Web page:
Final Project Blog: The Joker

Toxic masculinity can be perceived as a way to hold dominance over men, women and society. Although some may choose to agree that toxic masculinity mainly affects women, I’m here to talk about the contrary. We forget that even though men are men, they can still be easily affected by toxic masculinity. I chose to watch the film, The Joker directed by Todd Phillips in order to present the ways that men can harmfully dominant one another. The main character, Arthur Fleck is a failed comedian who is completely disregarded by society due to his mental illness. Towards the end of the film, toxic masculinity drives Arthur Fleck to the point of madness in which he turns into the well-known psychopath, “Joker”. Although this film is fiction, being beaten by men on the street, abused by male character Thomas Wayne and bullied by male character Murray Franklin, result in how Arthur Fleck transformed into the criminal mastermind, Joker.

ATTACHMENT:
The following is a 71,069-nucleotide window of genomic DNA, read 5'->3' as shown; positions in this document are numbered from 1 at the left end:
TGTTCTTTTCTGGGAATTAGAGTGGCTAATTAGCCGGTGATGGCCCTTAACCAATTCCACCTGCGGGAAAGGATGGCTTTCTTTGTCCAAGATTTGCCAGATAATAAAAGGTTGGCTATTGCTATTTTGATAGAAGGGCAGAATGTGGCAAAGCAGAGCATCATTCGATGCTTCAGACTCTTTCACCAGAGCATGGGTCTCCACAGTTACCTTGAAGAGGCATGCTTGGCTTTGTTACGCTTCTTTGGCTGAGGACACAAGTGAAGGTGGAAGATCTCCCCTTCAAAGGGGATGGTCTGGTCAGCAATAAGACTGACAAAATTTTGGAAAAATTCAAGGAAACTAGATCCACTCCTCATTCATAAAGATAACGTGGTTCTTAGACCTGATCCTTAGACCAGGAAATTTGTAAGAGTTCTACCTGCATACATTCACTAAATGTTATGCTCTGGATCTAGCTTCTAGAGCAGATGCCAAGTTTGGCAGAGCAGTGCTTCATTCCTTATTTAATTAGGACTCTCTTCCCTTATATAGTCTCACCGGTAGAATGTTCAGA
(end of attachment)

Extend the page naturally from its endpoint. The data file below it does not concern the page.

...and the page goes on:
Towards the beginning of the film, Arthur gets his work poster stolen by a gang of men, which results in him being beaten up in an alley way. The purpose of this scene is to demonstrate just how cruel some men may be to others. In Michael S. Kimmel’s, Masculinity as Homophobia, he shares an example at the playground that if two boys pick a fight with each other, one will either have the option to run like a “sissy” or to stand up and fight like a “man”. In most cases, men will choose to fight for themselves because they don’t want to be perceived as the weaker individual. The scene relates to Michael S. Kimmel’s playground story because the gang of men chose to fight Arthur in order to hold power over him. I believe this is an example of toxic masculinity because it represents the men that choose to be violent instead of civilised to others around them.